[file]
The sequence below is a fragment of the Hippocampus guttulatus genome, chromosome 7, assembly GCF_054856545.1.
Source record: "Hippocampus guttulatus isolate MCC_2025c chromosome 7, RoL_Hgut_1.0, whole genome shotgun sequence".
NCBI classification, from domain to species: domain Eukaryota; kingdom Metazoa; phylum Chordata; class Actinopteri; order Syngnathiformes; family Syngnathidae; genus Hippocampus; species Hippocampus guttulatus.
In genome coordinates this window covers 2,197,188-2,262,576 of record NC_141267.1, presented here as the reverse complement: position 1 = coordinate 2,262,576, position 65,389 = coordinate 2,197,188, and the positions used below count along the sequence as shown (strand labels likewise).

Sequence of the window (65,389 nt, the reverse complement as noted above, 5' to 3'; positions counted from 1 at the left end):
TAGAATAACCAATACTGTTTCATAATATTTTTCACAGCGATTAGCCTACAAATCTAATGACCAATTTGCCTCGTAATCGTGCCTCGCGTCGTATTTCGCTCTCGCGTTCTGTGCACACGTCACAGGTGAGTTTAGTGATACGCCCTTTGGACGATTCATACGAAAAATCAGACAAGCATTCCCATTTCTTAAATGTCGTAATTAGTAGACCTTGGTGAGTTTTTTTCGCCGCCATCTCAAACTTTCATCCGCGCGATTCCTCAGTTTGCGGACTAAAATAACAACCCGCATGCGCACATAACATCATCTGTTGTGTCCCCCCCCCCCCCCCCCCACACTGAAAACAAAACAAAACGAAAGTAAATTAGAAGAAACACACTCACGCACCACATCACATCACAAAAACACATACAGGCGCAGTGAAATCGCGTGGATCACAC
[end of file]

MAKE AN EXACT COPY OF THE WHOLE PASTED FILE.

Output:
The sequence below is a fragment of the Hippocampus guttulatus genome, chromosome 7, assembly GCF_054856545.1.
Source record: "Hippocampus guttulatus isolate MCC_2025c chromosome 7, RoL_Hgut_1.0, whole genome shotgun sequence".
NCBI classification, from domain to species: domain Eukaryota; kingdom Metazoa; phylum Chordata; class Actinopteri; order Syngnathiformes; family Syngnathidae; genus Hippocampus; species Hippocampus guttulatus.
In genome coordinates this window covers 2,197,188-2,262,576 of record NC_141267.1, presented here as the reverse complement: position 1 = coordinate 2,262,576, position 65,389 = coordinate 2,197,188, and the positions used below count along the sequence as shown (strand labels likewise).

Sequence of the window (65,389 nt, the reverse complement as noted above, 5' to 3'; positions counted from 1 at the left end):
TAGAATAACCAATACTGTTTCATAATATTTTTCACAGCGATTAGCCTACAAATCTAATGACCAATTTGCCTCGTAATCGTGCCTCGCGTCGTATTTCGCTCTCGCGTTCTGTGCACACGTCACAGGTGAGTTTAGTGATACGCCCTTTGGACGATTCATACGAAAAATCAGACAAGCATTCCCATTTCTTAAATGTCGTAATTAGTAGACCTTGGTGAGTTTTTTTCGCCGCCATCTCAAACTTTCATCCGCGCGATTCCTCAGTTTGCGGACTAAAATAACAACCCGCATGCGCACATAACATCATCTGTTGTGTCCCCCCCCCCCCCCCCCCACACTGAAAACAAAACAAAACGAAAGTAAATTAGAAGAAACACACTCACGCACCACATCACATCACAAAAACACATACAGGCGCAGTGAAATCGCGTGGATCACAC